Friday, April 28, 2006

Prodigal, you ask?

I have been asked a very interesting and important question, "What do you mean by Prodigal?" Great question! Important question! So important that I would like to post my reply here, in addition to my previous reply in the comment section.

One cannot define prodigal without referring to Luke 15: 11-32; the parable of the lost son. I did find, however, that prodigal is defined as "rashly or wastefully" in the dictionary. I appreciate the deeper spiritual lessons and blessing I find in Luke, consequently, I have used the parable of the lost son as the basis for the foundation of my blog.

H. Norman Wright, a psychologist and prolific Christian author has defined prodigal in the following manner:

"The word is used to describe someone who is extremely wasteful. In the biblical story of the prodigal son, the son wastes his inheritance and so much more. Prodigal children waste the values their parents have worked to instill in them. They waste their potential, their abilities, their health, their future. In some cases, they waste their lives. For the sake of our discussion, I consider a child who has rejected the value of his family to be a prodigal, even if that chld still lives at home, even if that child is 12 years old."

I am the Director of Care Ministries at my Church. Some time ago, I received a frantic phone call from a mother whose son had been incarcerated for beating up a prostitute. Her son had struggled with a drug addiction for years and was currently in jail for one crime while waiting to be charged with illegally selling drugs. She asked if I knew of any support groups for mom's whose children were wayward. Did I know of any other mothers? Surprise! She was speaking to another mother, whose son, while not in prison yet--was on a similar road to disaster.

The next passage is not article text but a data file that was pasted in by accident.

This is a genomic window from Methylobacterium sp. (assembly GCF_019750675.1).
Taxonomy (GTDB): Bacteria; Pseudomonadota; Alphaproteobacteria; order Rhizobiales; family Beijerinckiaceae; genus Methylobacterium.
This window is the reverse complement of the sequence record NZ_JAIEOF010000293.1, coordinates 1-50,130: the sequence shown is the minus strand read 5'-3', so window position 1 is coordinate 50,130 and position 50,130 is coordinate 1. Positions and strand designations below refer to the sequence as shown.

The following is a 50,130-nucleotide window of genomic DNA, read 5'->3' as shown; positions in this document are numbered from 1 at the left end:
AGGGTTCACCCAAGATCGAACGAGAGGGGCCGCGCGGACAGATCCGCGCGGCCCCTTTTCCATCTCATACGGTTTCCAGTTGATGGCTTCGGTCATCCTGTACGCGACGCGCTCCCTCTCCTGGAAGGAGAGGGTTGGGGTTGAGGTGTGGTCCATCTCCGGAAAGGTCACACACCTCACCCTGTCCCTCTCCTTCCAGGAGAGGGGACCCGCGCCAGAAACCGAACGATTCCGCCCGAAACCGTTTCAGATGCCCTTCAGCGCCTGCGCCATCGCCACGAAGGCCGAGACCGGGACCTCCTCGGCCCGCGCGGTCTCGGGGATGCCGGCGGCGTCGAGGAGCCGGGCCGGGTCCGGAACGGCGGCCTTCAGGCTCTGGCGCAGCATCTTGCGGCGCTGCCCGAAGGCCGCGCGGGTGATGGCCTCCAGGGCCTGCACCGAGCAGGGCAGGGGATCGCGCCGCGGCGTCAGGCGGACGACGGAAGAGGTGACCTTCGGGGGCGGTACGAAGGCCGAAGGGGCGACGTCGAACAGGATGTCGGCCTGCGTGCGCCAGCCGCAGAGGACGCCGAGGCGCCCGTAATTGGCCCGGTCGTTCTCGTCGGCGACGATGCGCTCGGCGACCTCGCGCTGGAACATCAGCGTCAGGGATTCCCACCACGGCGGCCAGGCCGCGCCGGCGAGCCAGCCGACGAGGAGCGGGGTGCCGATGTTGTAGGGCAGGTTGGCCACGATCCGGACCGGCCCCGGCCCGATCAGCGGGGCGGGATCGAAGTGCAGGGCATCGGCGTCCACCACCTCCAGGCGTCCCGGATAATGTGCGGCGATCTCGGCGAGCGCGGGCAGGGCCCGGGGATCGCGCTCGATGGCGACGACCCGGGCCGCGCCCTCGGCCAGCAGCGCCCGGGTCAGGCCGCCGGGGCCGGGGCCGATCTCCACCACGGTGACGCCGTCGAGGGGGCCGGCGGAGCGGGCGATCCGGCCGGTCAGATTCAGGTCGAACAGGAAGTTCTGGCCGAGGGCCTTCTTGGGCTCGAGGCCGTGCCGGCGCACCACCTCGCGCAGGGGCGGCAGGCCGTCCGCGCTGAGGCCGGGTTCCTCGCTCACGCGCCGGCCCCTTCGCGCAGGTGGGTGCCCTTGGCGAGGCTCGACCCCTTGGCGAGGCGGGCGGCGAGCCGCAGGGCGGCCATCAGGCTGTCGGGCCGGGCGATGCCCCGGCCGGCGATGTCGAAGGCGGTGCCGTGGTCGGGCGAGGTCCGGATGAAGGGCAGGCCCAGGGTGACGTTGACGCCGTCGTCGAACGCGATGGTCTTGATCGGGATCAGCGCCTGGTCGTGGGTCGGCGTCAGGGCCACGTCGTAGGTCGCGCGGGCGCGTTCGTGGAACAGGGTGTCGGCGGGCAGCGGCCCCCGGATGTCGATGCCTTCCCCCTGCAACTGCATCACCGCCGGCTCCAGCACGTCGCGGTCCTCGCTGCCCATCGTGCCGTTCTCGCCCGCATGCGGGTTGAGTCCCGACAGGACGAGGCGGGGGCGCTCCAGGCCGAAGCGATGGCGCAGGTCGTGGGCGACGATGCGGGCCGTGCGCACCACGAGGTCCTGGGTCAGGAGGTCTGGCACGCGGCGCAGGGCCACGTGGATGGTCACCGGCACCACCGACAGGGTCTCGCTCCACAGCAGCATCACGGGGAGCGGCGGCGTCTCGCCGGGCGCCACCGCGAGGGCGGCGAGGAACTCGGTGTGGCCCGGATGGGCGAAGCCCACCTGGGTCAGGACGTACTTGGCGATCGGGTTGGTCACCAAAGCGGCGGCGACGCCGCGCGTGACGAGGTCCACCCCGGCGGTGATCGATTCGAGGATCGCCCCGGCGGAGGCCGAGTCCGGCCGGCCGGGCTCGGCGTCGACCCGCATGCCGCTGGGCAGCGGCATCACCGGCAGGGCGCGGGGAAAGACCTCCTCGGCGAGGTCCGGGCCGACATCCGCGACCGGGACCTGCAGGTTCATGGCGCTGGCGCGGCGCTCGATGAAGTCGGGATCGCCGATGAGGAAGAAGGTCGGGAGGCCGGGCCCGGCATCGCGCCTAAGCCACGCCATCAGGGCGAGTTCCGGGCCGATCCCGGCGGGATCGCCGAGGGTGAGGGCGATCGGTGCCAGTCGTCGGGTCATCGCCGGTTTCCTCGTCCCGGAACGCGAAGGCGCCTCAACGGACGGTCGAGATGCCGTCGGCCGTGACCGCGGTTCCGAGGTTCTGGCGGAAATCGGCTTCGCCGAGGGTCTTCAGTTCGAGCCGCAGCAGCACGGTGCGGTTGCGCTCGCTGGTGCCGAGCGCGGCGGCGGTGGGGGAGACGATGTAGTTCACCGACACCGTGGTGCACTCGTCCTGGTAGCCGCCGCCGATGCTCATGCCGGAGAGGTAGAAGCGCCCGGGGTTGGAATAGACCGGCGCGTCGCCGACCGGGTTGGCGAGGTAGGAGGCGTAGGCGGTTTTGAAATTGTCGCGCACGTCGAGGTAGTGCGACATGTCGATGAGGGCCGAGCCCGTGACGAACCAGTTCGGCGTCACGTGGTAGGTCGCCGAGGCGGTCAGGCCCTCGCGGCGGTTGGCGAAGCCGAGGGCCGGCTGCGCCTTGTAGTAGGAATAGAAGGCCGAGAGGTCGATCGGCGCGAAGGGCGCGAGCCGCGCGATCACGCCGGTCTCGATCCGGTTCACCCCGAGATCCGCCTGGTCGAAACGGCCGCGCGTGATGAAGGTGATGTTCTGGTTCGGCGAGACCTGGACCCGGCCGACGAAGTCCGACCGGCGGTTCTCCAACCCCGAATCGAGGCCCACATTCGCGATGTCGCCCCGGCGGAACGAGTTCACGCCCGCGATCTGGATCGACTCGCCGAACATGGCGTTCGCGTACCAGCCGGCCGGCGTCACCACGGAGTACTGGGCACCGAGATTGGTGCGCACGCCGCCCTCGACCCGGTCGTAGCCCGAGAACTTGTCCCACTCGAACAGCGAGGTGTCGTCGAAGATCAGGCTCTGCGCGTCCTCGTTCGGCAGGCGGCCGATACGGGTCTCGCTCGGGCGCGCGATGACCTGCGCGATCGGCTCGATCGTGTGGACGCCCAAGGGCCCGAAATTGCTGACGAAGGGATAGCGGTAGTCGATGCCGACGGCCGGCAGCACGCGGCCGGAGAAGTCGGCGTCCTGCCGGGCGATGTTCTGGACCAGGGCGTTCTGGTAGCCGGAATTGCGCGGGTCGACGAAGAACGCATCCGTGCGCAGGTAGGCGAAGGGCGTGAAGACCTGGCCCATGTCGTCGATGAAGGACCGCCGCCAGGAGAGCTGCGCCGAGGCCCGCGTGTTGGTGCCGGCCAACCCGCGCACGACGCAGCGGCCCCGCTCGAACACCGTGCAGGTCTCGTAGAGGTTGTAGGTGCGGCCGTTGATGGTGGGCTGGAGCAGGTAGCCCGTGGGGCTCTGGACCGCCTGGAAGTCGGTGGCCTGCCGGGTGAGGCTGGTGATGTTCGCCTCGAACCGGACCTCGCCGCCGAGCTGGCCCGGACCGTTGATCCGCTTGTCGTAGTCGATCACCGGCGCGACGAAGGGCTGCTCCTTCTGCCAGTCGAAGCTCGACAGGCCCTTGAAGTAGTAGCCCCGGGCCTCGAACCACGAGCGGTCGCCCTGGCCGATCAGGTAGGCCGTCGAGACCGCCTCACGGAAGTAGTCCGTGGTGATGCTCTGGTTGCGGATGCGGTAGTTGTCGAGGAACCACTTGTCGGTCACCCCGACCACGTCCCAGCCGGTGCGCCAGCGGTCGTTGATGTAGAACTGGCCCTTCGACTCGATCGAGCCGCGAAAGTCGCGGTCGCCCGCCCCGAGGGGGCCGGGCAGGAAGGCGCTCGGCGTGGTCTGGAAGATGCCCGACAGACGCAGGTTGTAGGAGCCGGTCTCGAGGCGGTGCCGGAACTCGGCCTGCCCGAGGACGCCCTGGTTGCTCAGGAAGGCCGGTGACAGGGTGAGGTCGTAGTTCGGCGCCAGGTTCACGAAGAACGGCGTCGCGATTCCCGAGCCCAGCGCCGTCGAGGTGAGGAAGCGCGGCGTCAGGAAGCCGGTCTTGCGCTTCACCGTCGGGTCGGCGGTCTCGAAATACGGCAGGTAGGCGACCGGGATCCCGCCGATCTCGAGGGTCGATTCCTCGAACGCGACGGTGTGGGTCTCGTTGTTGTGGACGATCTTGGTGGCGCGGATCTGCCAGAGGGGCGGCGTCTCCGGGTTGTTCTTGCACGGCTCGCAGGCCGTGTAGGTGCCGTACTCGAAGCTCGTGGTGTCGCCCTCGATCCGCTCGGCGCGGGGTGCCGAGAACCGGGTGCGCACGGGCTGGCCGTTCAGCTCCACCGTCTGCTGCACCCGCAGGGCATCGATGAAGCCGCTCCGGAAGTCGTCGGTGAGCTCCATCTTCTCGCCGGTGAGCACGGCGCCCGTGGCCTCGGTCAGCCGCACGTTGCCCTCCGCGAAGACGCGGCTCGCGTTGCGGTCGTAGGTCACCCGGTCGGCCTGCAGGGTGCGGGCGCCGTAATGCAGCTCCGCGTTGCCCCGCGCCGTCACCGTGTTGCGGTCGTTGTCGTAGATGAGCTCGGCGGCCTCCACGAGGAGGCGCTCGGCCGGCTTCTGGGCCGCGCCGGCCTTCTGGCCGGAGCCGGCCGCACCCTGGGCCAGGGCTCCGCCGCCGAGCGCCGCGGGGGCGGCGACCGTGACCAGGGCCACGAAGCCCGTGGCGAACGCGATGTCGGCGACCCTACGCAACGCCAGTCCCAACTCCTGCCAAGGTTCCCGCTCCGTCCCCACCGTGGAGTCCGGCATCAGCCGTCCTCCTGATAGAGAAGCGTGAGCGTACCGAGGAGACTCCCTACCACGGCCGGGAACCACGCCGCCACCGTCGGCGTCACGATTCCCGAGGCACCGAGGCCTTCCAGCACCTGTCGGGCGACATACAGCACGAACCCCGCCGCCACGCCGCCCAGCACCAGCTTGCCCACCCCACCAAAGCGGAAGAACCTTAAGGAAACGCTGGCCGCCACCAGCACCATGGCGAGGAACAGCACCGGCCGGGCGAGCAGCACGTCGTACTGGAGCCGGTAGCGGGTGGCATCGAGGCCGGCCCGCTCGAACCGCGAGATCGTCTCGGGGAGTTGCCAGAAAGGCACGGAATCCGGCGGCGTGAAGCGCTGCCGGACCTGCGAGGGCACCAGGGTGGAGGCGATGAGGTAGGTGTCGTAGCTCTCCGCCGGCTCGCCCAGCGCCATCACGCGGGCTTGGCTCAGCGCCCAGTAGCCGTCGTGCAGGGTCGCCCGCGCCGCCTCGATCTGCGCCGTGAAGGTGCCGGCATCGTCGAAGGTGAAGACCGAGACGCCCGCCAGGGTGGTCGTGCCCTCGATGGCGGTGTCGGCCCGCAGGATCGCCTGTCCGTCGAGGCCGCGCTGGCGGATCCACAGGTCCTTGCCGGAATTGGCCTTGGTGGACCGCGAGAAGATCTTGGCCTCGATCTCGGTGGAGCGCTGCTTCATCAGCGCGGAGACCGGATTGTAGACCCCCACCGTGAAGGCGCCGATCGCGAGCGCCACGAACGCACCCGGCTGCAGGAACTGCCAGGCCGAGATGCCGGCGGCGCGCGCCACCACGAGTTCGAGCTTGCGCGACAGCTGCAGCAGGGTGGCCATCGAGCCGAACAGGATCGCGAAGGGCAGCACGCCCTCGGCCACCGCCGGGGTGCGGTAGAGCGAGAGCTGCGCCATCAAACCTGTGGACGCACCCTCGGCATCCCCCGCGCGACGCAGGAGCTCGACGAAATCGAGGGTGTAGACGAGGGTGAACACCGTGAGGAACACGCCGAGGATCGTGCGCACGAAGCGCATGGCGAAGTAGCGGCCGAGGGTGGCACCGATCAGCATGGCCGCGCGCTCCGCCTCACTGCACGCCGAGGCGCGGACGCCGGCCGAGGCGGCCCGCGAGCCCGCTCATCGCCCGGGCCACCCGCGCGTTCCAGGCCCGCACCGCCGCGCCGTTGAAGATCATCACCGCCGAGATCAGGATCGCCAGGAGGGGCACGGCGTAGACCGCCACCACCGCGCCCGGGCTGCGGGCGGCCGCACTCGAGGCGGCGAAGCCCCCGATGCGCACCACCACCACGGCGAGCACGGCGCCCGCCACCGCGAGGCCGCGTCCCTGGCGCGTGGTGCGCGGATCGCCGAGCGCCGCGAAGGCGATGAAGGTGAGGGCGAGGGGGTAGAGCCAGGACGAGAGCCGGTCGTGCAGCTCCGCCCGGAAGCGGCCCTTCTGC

We decided to meet on Friday mornings at 9:00 a.m., just the two of us, to support, encourage, and pray! I phone a few other women who had shared with me that their children were involved with drinking, drugs, and minor criminal offenses. They soon joined our Friday morning support group. Within a few weeks, it became apparent to me that we needed an agenda. This is where my research began.

Each week we would cover a topic that, while our children struggled with different issues in their "pig pens" (vv. 15, 16), were shared topics that we each needed help with. Issues such as "letting go," surrendering, tough love, isolation, fear, and guilt. When you have a prodigal, so much of your energy is spent on him or her; worrying, seeking answers, understanding, worrying, anxiety, sleepless nights, interupted nights, crisis after crisis--you dedicate all of your time trying to hold the prodigal's life together. Soon, each of these mother's realized--somehow, WE needed help holding ourselves together.

This was the beginning of Partners in Prayer for our Prodigals.

As with every support group, confidentiality is key to allow real, authentic sharing and concerns. I bring this same principle to my blog. This is why I will not, intentionally, give the details of my son's journey--ever. I am commited to share my perspective freely, but I feel that the details of my son's journey belong to him. It would be wrong for me to share the details--no matter how important to the message; it is his journey in and his journey out! I hope you understand why I can't be more specific; as I reviewed my blog archives, I found that I may infer from time to time--but I am careful to never give the specifics of what I call his "growing pains."

Pain is pain. Many years ago a therapist stated these few words to a group that I was participating in: Survivors of Sexual Assault. Some had been abused by their fathers, some a neighbor. Some had been molested--others brutally raped. All had emotional scarring, some had the physical scars to remind them. His first words to this group of survivors--was "Pain is Pain." He said this to assure us that although some of the women had endured different abuse than others, we all had experienced pain.

This is the same philosophy I incorporate while defining a prodigal. For some parents it is drug abuse, for others it is criminal offense. Many struggle with alcoholism and pre-marital, unprotected sex leading to sexually transmitted diseases or an unwanted pregnancy. Many receive middle of the night phone calls announcing their son or daughter is in jail. While each prodigal's journey is different: Pain is pain!